Wednesday, April 9, 2014
A Healer's Journey
Well, obviously, I'm not taking my own medicine, at least not as diligently as I should be. I have continued to blog and work on my novel, though I have the flu. Healers are ornery--many are their own worse patients. Be that what it may, I woke up this morning thinking about the A to Z April Blogger's Challenge and knew that for the letter "H" I wanted to write about health, healing and happiness.
I thought about my journey. How did I get here and what inspired me to take on healing? I recognize that the most outstanding inspiration was my environment, where I grew up, immersed in nature. It was also the people around me--relatives and family friends who were self-determined, doing things for themselves, and by hand. As a teenager we lived very close to the land. My Dad hunted and fished, my mother, aunts and us kids gardened, harvested, canned and then cooked those home grown foods all winter, taking them out little by little from the deep freezer. Then too, there were the times. The late 70's were interesting times. Many of us took on vegetarianism (which I still stand by), decided to work herbs into our lives, had henna parties, and even made our own yogurt. Fun times to be sure but also sad because as I recall, the epidemic of HIV/AIDS swept into many black communities and families swiftly in the 80's, with devastating impact.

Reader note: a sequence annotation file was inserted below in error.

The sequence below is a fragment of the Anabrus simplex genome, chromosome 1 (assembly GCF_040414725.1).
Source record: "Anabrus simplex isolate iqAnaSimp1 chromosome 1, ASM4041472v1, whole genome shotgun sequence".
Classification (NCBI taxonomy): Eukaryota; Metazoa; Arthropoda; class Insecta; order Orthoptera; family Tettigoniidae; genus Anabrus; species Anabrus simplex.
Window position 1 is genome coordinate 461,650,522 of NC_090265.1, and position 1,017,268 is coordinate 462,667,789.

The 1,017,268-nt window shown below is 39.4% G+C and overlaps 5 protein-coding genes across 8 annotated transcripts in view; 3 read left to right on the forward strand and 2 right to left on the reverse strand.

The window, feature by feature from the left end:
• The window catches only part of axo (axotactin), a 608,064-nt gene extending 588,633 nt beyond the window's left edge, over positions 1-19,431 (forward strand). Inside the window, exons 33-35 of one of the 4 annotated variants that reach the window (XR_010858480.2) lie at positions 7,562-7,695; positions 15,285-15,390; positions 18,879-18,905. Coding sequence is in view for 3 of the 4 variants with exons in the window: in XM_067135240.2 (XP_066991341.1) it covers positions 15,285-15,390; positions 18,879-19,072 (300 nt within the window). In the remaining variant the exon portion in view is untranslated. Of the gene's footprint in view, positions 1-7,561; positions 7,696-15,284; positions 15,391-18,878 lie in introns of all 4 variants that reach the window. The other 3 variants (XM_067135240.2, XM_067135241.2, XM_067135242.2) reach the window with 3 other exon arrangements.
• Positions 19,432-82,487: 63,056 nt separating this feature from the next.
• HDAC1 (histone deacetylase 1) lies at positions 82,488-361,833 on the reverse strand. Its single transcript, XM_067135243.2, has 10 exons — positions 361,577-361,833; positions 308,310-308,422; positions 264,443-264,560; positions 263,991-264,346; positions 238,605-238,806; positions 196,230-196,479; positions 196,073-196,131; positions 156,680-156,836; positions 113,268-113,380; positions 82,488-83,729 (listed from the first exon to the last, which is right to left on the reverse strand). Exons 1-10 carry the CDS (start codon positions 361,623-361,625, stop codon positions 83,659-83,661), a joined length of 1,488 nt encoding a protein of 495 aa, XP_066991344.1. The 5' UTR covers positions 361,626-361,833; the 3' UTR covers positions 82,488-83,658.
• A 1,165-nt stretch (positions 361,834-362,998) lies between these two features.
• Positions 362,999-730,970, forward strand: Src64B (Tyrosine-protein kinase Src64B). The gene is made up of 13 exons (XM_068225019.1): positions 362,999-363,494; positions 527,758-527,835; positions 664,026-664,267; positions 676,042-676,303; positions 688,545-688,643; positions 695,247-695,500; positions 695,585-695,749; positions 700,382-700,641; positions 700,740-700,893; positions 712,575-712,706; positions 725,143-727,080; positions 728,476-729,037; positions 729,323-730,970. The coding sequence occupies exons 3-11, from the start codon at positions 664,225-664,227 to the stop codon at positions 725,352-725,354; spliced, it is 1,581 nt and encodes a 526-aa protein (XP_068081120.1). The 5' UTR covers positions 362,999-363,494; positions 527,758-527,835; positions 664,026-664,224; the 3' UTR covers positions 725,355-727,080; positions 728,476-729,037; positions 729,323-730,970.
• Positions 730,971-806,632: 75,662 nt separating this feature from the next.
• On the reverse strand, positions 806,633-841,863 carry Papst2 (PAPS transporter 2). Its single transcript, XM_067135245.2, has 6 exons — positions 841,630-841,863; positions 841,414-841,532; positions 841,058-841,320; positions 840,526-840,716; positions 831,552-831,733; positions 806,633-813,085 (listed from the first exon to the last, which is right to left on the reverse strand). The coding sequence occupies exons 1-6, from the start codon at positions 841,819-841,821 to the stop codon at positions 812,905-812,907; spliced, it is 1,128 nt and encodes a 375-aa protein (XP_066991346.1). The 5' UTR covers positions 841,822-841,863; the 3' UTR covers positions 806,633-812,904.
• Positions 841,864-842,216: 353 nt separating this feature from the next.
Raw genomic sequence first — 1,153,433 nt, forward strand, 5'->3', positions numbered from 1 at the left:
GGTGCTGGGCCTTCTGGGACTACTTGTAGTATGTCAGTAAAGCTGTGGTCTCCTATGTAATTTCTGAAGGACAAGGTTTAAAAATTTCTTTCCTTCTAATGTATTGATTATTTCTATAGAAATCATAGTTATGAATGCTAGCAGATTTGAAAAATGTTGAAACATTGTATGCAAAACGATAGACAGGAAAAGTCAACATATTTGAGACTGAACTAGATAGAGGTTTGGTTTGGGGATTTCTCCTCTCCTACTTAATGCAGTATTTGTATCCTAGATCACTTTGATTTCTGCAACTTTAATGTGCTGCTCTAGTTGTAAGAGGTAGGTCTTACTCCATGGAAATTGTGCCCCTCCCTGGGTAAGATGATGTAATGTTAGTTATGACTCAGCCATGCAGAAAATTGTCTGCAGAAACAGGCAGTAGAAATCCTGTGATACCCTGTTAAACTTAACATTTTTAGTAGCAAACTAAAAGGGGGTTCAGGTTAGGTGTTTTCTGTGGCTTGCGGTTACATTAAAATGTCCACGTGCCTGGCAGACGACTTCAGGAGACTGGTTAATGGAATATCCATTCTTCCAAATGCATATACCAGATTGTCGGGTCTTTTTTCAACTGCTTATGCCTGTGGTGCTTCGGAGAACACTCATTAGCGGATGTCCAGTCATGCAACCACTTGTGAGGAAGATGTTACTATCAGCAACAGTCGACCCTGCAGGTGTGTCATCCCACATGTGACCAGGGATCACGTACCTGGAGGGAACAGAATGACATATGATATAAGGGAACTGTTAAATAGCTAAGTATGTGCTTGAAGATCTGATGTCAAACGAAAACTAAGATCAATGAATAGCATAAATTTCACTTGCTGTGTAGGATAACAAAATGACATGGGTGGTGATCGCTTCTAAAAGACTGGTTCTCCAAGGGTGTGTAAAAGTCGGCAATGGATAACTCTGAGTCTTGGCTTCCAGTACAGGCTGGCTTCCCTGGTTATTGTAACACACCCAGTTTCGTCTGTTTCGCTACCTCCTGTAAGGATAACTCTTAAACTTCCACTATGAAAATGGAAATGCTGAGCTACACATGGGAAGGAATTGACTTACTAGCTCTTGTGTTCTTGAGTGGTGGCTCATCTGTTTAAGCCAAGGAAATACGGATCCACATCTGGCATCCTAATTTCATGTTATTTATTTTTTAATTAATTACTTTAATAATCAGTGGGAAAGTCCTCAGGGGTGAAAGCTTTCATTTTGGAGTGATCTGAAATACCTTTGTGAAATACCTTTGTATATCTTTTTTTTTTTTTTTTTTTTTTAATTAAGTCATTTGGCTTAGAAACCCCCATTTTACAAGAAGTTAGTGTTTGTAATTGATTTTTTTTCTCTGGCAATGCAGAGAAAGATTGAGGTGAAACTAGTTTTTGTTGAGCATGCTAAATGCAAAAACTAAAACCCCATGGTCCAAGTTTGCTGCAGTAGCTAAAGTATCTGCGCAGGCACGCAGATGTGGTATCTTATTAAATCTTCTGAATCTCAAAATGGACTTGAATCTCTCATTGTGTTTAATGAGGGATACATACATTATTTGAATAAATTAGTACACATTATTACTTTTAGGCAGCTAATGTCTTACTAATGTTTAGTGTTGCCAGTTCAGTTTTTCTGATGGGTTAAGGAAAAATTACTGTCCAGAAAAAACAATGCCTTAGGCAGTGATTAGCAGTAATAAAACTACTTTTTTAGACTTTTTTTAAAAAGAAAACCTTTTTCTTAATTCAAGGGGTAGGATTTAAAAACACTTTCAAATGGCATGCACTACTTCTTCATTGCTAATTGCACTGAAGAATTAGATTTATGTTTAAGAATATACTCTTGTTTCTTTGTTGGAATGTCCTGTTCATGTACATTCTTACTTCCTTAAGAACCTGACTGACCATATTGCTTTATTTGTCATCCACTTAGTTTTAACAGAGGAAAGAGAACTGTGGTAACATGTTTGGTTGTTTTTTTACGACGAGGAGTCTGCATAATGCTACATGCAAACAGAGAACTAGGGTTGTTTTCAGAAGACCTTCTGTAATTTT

Growing up, my parents were many things as they are to all of us. One of the striking features for me, was their illnesses--both suffered from serious ills. There were frequent trips to doctors, the ER and hospitals. It was frightening as a child. It left me, as the oldest child, feeling both powerless and eager to find a way to help. My first serious interest in herbs developed in the 70's when I began to investigate Native American cures for my father's illness. Then, when HIV struck some relatives and friends, I continued to try to figure out natural remedies that could help with that formidable illness. When I found that at the very least, herbs were comforting, offering hope, when there didn't seem to be any elsewhere, I was hooked.
There is a joy that comes from working with herbs. Many people across cultures use them, and they have been used since the earliest of times. Just gazing at the lavender fields and the sage shown above, renews my spirit, making me feel, if only temporarily, better.
Herbalism is something that you can study on your own, as I did, or in a certified program. When the herbs call, listen. They have much to teach us, regarding health, healing and overall happiness. They often have quiet voices. It is best to listen well.